It has been labelled Perth’s most exclusive new address but the multimillion-dollar apartment towers at Elizabeth Quay have been plagued by leaks and building defects, with some owners refusing to move in and demanding compensation.
Buyers started receiving the keys in March, only to discover what they describe as poor workmanship, some listing hundreds of defects in apartments they paid more than $2 million for.
The West Australian has observed internal defects including crooked walls, broken sewage pipes, uneven paintwork and extensive chips, scratches and stains on walls, floors and window frames.
The developer, Hong Kong company Far East Consortium, described the faults as “normal”.
“Minor defects and workmanship issues are an unfortunate reality for even high-quality projects. All defects that have been identified are being fixed,” Far East Consortium’s WA State manager Dan Sweet said.
One owner, who asked not to be identified, described the development as an unfinished construction site. Seven weeks after settlement, the couple are refusing to move in until 200 defects are rectified in their apartment. They intend to seek compensation for thousands of dollars in strata fees and council rates they’re paying for an unoccupied apartment.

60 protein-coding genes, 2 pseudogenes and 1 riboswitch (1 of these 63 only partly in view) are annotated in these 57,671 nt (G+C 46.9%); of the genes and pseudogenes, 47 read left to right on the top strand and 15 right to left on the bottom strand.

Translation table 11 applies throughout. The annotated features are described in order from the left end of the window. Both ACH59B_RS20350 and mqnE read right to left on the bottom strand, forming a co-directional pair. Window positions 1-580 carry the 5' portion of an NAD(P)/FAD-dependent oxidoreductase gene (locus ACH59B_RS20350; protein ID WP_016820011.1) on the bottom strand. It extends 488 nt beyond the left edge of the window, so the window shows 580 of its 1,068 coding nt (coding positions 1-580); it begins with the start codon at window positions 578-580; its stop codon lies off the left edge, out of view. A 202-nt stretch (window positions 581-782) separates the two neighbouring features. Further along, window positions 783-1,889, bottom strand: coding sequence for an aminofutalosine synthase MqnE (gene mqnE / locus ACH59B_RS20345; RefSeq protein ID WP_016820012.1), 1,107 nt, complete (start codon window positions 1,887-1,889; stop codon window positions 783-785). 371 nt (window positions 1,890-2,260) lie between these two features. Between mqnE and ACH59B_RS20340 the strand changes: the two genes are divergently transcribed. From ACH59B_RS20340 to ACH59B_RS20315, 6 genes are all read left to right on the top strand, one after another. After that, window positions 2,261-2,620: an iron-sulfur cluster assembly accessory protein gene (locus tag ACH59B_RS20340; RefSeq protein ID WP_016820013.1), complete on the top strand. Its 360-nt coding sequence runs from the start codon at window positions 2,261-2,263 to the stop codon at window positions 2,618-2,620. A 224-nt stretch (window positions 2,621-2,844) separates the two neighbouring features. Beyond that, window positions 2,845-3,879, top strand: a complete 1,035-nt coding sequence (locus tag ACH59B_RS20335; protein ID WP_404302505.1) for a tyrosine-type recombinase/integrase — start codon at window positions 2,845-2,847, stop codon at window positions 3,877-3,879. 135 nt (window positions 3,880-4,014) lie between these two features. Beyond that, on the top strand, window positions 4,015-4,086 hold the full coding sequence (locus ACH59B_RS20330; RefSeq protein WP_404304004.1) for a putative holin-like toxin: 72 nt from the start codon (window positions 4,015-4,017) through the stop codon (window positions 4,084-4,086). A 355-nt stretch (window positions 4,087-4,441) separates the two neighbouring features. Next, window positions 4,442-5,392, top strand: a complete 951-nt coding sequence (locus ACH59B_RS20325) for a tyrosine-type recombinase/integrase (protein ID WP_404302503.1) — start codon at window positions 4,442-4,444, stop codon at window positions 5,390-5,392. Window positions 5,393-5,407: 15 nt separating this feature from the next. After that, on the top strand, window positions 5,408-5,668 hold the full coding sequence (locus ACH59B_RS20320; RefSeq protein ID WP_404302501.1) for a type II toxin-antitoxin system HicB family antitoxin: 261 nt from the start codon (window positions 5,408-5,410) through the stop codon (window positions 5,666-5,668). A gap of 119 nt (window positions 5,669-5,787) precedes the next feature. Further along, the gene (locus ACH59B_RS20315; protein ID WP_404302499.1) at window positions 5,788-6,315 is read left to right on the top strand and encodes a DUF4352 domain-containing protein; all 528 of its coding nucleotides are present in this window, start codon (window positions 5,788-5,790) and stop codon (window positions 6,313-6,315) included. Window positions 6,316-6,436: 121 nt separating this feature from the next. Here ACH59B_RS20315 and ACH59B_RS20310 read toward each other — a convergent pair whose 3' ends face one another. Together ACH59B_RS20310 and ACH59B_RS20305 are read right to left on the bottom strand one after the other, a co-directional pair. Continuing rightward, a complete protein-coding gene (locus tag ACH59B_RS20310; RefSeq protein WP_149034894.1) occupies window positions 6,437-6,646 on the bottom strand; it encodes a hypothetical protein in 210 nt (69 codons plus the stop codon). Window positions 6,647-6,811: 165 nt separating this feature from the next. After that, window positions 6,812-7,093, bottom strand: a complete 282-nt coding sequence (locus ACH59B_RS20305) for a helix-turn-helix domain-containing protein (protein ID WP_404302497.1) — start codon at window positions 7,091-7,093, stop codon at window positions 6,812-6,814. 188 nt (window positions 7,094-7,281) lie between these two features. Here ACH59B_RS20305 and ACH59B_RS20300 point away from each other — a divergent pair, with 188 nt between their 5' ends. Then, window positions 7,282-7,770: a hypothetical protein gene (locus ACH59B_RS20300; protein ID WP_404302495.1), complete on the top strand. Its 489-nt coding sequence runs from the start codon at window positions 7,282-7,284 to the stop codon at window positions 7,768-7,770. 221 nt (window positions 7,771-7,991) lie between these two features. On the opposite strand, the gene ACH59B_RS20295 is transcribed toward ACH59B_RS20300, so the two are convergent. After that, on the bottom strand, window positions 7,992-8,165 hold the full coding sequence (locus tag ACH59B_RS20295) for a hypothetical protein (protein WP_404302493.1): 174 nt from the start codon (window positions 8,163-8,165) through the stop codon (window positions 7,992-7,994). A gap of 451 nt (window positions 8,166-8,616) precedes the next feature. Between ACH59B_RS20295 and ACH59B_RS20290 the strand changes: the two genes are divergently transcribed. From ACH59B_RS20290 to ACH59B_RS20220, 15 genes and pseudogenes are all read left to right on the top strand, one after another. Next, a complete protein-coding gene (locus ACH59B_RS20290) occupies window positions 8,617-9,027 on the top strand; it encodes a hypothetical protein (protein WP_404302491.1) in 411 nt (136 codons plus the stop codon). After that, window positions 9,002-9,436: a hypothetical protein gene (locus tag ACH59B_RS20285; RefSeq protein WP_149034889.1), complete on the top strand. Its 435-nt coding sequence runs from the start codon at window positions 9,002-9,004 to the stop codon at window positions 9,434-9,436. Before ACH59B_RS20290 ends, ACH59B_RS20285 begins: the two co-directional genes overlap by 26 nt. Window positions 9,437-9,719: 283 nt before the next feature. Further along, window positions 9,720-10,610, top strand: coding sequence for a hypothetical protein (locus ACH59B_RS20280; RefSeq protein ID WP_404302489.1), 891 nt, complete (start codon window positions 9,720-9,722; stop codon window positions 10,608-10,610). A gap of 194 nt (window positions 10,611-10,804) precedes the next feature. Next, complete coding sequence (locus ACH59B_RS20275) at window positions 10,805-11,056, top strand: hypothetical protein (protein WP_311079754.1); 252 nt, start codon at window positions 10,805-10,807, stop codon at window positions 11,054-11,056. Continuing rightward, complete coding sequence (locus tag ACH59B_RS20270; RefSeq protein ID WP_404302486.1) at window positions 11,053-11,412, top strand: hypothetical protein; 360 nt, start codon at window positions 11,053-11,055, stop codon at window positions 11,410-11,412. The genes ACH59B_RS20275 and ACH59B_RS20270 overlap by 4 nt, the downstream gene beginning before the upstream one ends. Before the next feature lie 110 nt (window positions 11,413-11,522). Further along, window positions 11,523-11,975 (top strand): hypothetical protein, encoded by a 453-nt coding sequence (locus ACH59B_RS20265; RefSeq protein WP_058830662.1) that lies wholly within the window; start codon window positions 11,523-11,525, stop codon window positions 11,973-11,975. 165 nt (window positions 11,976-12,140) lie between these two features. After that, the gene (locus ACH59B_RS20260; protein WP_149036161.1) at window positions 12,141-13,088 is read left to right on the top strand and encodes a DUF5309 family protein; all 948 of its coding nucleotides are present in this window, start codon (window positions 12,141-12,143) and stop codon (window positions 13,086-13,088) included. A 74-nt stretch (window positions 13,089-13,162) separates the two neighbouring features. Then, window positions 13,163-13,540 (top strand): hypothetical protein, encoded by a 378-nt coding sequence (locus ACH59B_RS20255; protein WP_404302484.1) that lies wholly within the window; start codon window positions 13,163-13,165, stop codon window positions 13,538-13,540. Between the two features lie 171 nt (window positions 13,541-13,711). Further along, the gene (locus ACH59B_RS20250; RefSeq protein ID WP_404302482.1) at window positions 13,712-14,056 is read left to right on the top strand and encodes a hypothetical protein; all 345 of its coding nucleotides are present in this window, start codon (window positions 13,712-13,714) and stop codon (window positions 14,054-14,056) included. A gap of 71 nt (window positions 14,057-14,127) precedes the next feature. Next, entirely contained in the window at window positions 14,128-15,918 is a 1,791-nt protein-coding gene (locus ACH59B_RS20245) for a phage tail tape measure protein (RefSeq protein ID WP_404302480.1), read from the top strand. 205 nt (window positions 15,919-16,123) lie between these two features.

The complex is also suffering water leaks in the basement carpark, which a leading Perth engineer described as “avoidable.”
A machine has been brought in to inject a chemical into the cracks, but Peter Airey of Advanced Substructures said the cracking would be an ongoing problem.
Mr Sweet said the remedial works were a “permanent solution”, “minor in nature” and in “no way compromise the structural integrity of the building”.